South Carolina's A.J. Lawson (left), Clemson's Aamir Sims (middle), and Mississippi State's D.J. Stewart Jr. (right) all auditioned for the Pacers at Tuesday's pre-draft workout. (Photo Credit: NBAE/Getty Images)

Pons saw some familiar faces at Tuesday's pre-draft workout, which featured two more SEC players in South Carolina's A.J. Lawson and Mississippi State's D.J. Stewart Jr. Tuesday's workout was originally scheduled to include a fourth SEC star in Alabama guard John Petty Jr., but he did not attend after a late scheduling change.

"It kind of surprised me to see that many," Stewart said of the number of SEC players scheduled to take part in the workout. "But that's a good thing for the SEC."

Lawson's stock appears on the rise after strong performances at the combines held last month in Chicago. The 6-6 wing was originally invited to the G League Elite Camp, where he performed well in a pair of scrimmages, averaging 12.5 points and 8 rebounds while going 4-for-10 from 3-point range. That performance was good enough for Lawson to be one of a select few prospects at the camp to earn an invite to the more exclusive NBA Draft Combine.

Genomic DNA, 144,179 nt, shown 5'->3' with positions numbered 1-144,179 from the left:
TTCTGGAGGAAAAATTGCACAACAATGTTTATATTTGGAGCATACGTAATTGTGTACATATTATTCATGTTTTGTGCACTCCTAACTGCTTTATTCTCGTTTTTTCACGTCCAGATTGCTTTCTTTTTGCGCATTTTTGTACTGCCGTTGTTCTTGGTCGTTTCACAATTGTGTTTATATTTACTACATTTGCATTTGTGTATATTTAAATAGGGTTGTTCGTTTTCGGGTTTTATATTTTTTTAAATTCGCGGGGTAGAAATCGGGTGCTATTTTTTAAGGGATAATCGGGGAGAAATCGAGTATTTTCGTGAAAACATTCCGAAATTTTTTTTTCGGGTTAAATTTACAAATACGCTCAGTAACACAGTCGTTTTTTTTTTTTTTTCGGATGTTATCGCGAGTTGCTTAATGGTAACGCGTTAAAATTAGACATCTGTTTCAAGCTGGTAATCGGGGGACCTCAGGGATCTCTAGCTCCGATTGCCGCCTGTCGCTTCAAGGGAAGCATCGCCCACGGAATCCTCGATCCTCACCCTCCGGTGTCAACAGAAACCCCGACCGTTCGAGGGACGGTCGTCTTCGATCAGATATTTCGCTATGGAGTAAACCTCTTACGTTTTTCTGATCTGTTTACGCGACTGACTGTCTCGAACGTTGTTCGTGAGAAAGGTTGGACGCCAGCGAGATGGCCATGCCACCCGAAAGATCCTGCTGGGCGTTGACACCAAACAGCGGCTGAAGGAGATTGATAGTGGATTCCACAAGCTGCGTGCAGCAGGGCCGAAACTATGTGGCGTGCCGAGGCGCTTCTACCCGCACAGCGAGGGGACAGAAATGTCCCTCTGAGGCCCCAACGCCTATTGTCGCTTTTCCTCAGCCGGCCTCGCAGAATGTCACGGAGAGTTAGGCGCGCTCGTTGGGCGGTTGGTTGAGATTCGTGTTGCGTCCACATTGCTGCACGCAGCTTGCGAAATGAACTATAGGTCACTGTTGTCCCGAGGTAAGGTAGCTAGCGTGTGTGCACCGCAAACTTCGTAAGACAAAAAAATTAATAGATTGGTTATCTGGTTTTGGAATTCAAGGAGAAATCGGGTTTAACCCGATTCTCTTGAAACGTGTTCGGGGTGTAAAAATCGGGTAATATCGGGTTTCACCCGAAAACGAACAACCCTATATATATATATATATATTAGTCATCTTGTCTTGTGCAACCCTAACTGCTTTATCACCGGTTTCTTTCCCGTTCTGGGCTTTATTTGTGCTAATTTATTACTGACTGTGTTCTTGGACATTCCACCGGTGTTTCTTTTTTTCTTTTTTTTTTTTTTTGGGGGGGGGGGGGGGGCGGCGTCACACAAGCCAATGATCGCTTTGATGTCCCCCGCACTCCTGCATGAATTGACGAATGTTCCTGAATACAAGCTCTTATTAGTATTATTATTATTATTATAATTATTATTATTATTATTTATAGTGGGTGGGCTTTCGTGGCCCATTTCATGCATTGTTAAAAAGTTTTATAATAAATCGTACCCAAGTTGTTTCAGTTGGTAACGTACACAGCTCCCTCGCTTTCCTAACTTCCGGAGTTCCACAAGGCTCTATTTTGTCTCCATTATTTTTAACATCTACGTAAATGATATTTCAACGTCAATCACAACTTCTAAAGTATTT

At the combine, Lawson again rose to the occasion. In his second scrimmage at the combine, he stuffed the stat sheet with 17 points on 4-of-10 3-point shooting, seven rebounds, seven assists, and four steals.

"I locked in before," Lawson said of his performance in Chicago. "I did what I wanted to do. Just high energy, going out there playing hard, competing at the highest level that I can compete. That just shows the effort that I gave out...I got invited to the combine, I feel like I did well at the combine, and I got a lot of workouts after that."